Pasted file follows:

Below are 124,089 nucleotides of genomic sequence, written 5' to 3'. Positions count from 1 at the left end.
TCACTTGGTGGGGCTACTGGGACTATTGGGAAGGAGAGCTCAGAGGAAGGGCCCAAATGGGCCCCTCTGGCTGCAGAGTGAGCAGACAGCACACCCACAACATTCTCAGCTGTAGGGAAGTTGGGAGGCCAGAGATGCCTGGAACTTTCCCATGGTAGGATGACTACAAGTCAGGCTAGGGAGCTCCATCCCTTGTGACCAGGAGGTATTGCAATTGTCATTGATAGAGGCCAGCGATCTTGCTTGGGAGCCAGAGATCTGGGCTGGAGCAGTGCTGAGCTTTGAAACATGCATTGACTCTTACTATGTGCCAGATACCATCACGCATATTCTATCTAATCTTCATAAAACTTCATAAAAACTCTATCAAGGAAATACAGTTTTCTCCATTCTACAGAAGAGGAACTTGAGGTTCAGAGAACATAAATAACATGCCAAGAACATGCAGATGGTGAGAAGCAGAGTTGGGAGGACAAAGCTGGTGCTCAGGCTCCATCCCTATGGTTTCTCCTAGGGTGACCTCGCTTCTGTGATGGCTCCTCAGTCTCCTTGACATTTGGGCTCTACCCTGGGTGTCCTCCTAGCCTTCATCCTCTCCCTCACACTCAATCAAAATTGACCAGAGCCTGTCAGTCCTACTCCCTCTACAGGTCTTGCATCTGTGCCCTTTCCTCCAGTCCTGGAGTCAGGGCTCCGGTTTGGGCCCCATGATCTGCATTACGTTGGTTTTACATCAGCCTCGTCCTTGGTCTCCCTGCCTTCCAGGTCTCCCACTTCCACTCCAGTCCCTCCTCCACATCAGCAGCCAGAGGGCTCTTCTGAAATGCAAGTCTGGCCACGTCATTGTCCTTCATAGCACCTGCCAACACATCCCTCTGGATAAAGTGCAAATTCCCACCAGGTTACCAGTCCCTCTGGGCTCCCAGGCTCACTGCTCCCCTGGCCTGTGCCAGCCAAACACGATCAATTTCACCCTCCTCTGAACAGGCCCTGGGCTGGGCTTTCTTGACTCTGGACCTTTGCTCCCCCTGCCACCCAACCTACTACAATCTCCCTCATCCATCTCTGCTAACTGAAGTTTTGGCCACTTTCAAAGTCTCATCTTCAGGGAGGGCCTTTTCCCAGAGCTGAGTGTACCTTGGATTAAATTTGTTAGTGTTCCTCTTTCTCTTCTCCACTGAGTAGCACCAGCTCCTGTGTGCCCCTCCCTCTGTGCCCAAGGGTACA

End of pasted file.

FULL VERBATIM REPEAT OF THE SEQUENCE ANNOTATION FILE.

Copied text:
Below are 124,089 nucleotides of genomic sequence, written 5' to 3'. Positions count from 1 at the left end.
TCACTTGGTGGGGCTACTGGGACTATTGGGAAGGAGAGCTCAGAGGAAGGGCCCAAATGGGCCCCTCTGGCTGCAGAGTGAGCAGACAGCACACCCACAACATTCTCAGCTGTAGGGAAGTTGGGAGGCCAGAGATGCCTGGAACTTTCCCATGGTAGGATGACTACAAGTCAGGCTAGGGAGCTCCATCCCTTGTGACCAGGAGGTATTGCAATTGTCATTGATAGAGGCCAGCGATCTTGCTTGGGAGCCAGAGATCTGGGCTGGAGCAGTGCTGAGCTTTGAAACATGCATTGACTCTTACTATGTGCCAGATACCATCACGCATATTCTATCTAATCTTCATAAAACTTCATAAAAACTCTATCAAGGAAATACAGTTTTCTCCATTCTACAGAAGAGGAACTTGAGGTTCAGAGAACATAAATAACATGCCAAGAACATGCAGATGGTGAGAAGCAGAGTTGGGAGGACAAAGCTGGTGCTCAGGCTCCATCCCTATGGTTTCTCCTAGGGTGACCTCGCTTCTGTGATGGCTCCTCAGTCTCCTTGACATTTGGGCTCTACCCTGGGTGTCCTCCTAGCCTTCATCCTCTCCCTCACACTCAATCAAAATTGACCAGAGCCTGTCAGTCCTACTCCCTCTACAGGTCTTGCATCTGTGCCCTTTCCTCCAGTCCTGGAGTCAGGGCTCCGGTTTGGGCCCCATGATCTGCATTACGTTGGTTTTACATCAGCCTCGTCCTTGGTCTCCCTGCCTTCCAGGTCTCCCACTTCCACTCCAGTCCCTCCTCCACATCAGCAGCCAGAGGGCTCTTCTGAAATGCAAGTCTGGCCACGTCATTGTCCTTCATAGCACCTGCCAACACATCCCTCTGGATAAAGTGCAAATTCCCACCAGGTTACCAGTCCCTCTGGGCTCCCAGGCTCACTGCTCCCCTGGCCTGTGCCAGCCAAACACGATCAATTTCACCCTCCTCTGAACAGGCCCTGGGCTGGGCTTTCTTGACTCTGGACCTTTGCTCCCCCTGCCACCCAACCTACTACAATCTCCCTCATCCATCTCTGCTAACTGAAGTTTTGGCCACTTTCAAAGTCTCATCTTCAGGGAGGGCCTTTTCCCAGAGCTGAGTGTACCTTGGATTAAATTTGTTAGTGTTCCTCTTTCTCTTCTCCACTGAGTAGCACCAGCTCCTGTGTGCCCCTCCCTCTGTGCCCAAGGGTACA